The friendly people over at the IRS have made it possible for those who are required to move due to employment a tax-deductible event. But don’t get too excited yet because there are a few restrictions. The IRS has a two question test you must pass in order to qualify for this deduction:
- The 50 mile question. This means the distance from new employer’s location to your old home must be 50 miles or greater. So if you lived 10 miles from work and your new office is 45 miles from your old home, you are out of luck.
- Was the move due to employment? It requires that you are employed full time in the general area of your new job location for at least 39 weeks during the 12 months after you make the move. This means you are allowed to switch jobs as often as you’d like after the move. And if your employer transfers you again or even lays you off, the IRS won’t hold it against you and will waive the 39-week test.
Once you qualify you need to be aware of what expenses can be deducted and which ones cannot. Generally speaking deductible expenses are those directly related to the move such as packing material, boxes, insurance that protects items during the move, the cost of traveling to your own home one-way and lodging costs with the exclusion of meals. If there are costs associated with disconnecting and reconnecting utilities from your old or new home these are also included, and could be a big one. The costs it does not cover are those directly related to the sale or purchase of your homes. This includes but is not limited to: closing costs, security deposits or if moving to a new state, vehicle registration or license costs.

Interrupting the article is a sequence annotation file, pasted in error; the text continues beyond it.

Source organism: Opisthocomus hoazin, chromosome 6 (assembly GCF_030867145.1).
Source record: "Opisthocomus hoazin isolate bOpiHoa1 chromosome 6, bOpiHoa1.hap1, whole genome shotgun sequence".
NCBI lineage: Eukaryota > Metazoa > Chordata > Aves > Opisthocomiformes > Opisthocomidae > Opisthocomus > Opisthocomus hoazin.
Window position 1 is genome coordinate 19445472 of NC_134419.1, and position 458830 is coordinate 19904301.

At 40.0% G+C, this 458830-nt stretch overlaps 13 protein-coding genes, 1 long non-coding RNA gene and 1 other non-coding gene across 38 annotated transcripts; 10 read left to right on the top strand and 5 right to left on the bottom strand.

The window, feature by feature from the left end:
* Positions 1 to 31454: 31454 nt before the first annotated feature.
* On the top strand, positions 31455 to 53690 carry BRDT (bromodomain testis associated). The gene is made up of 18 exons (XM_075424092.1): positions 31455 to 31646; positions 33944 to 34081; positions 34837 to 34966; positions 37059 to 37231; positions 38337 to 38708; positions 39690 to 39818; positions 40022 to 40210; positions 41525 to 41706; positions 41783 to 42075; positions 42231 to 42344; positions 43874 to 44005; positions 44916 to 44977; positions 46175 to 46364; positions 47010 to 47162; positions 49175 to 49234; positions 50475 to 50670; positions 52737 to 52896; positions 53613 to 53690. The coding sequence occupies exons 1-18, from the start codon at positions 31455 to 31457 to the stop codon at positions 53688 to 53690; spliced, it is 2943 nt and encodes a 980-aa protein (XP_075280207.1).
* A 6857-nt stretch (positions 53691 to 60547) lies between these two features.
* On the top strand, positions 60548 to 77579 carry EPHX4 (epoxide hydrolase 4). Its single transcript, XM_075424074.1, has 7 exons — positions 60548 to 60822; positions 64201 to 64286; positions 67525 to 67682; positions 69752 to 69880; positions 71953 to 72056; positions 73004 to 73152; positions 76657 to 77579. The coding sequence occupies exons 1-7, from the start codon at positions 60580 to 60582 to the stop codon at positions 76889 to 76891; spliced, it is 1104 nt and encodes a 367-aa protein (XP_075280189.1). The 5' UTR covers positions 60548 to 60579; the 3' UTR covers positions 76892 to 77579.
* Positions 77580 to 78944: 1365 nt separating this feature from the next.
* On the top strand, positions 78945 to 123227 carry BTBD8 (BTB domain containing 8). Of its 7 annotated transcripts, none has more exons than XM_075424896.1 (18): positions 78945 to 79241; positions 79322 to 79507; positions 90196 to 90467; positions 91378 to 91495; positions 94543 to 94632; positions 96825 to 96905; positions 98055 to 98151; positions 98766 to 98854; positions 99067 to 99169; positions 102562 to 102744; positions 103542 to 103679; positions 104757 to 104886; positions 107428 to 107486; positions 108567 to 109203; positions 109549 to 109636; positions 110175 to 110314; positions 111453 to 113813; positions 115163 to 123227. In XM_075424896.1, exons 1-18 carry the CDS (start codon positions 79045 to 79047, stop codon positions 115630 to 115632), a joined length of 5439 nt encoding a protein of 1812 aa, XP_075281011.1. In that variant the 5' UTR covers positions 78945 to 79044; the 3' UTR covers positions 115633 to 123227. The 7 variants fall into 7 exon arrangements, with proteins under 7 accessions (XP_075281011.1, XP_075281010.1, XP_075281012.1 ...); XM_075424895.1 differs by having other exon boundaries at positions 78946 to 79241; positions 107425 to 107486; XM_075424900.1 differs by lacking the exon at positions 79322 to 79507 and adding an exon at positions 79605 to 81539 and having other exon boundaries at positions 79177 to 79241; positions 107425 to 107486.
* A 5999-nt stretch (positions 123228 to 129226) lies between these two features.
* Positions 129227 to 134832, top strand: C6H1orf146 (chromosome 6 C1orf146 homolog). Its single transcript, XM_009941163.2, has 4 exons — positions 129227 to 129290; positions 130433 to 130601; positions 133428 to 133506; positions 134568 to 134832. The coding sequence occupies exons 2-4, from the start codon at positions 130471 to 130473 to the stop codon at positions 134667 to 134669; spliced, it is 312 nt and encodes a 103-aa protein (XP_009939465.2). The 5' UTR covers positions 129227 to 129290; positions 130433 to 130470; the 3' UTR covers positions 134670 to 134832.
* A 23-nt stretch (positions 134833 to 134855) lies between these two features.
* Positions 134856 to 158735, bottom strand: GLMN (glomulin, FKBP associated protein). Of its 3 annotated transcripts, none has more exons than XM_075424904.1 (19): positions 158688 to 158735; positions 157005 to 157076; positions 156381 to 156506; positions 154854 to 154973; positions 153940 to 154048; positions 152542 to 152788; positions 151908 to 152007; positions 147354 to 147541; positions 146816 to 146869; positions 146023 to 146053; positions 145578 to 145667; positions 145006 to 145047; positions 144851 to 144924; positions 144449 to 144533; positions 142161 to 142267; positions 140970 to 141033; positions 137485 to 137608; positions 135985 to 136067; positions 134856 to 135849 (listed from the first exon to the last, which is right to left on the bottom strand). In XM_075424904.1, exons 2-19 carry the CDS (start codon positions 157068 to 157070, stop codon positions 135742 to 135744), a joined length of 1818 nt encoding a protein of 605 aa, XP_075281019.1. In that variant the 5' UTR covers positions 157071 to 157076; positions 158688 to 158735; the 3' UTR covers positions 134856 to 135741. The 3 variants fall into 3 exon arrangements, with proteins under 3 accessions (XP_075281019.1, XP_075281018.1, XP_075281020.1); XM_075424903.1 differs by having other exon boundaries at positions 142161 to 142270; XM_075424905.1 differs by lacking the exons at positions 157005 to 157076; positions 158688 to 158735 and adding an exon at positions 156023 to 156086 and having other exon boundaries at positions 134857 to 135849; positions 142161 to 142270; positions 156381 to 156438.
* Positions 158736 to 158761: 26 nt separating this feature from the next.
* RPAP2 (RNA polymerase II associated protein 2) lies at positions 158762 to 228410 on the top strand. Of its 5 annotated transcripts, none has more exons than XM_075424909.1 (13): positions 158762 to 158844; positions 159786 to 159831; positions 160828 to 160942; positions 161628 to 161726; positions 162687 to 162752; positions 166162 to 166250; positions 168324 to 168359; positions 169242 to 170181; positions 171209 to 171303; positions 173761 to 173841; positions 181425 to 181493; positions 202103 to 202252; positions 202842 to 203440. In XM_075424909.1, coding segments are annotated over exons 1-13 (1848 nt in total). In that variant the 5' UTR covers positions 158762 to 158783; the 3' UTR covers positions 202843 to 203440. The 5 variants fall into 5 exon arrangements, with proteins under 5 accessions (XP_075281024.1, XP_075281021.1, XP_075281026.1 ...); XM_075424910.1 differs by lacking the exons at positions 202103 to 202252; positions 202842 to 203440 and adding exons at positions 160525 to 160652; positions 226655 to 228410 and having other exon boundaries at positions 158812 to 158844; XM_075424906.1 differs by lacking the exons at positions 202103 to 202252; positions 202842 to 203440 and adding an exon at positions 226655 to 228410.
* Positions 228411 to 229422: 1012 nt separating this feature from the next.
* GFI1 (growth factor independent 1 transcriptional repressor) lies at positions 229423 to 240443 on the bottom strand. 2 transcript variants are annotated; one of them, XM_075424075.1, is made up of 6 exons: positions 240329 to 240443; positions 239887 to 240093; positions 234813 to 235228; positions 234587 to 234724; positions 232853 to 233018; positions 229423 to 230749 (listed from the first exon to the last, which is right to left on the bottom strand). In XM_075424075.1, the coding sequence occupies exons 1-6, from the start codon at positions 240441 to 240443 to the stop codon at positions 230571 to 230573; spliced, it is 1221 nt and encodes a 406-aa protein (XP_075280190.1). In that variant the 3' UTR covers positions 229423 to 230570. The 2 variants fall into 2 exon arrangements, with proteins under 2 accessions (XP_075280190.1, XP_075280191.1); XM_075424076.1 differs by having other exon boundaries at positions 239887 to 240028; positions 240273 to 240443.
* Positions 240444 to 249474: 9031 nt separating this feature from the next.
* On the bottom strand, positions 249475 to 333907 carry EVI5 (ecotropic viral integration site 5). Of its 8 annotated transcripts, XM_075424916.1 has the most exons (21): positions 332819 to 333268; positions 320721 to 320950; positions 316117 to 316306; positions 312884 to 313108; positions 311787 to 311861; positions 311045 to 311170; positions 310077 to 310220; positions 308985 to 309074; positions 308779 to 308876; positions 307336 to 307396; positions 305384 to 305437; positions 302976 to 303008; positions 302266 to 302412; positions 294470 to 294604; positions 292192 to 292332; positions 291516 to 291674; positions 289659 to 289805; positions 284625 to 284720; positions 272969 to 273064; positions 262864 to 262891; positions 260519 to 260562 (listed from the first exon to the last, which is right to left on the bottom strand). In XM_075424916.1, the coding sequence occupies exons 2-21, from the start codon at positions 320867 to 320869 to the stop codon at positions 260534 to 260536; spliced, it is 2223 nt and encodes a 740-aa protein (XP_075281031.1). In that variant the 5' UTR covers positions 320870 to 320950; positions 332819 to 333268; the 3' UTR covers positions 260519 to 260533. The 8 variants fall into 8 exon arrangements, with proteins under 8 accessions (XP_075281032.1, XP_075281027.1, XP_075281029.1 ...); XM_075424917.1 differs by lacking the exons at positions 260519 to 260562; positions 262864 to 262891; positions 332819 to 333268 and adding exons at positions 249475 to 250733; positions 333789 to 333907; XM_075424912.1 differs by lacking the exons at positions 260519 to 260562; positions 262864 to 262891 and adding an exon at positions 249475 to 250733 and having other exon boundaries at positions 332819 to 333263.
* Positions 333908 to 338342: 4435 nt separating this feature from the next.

I bring this topic up because we moved in January of 2006 and at the time I was completely unaware of the deductions available for moving due to a job. Because of this ignorance I had no intention to keep detailed records of the costs associated with the move, and therefore most will be hard to track down if at all. We moved nearly 200 miles thanks to my wife getting a new job and the costs associated with it were quite significant. Hopefully if you are expecting a move or did move in the past year you can use this information to keep good records of your costs so you can take full advantage unlike me.
For more detailed information and the form required: IRS Form 3903
Author: Jeremy Vohwinkle
My name is Jeremy Vohwinkle, and I’ve spent a number of years working in the finance industry providing financial advice to regular investors and those participating in employer-sponsored retirement plans.
Joyce, I don't know with certainty, but I believe that if you relocate for a job, whether you had a job before or not, you're eligible. Of course, it would be best to double check with a tax professional to make sure.
After a divorce, I had to get a job and found one but had to re-locate for it. Do I still qualify since I wasn't in a paid job before moving? I read the form and it really doesn't address it. I'm thinking yes. Anyone else?
dimes, it is on page 8 of pub 521 under moving within the US. It states:
"You can deduct any costs of connecting or disconnecting utilities required because you are moving your household goods, appliances, or personal effects."
Military can benefit from this too, and they don't have to meet the 50 mile and 39 week tests, provided they have an actual PCS move. HOWEVER, the military provides a dislocation allowance and moves a lot of your junk for you, which is why military personnel almost never file a form 3903.
Where do you see that utility connection is a deductible expense? I'm looking at Pub 521 and not seeing it anywhere at all.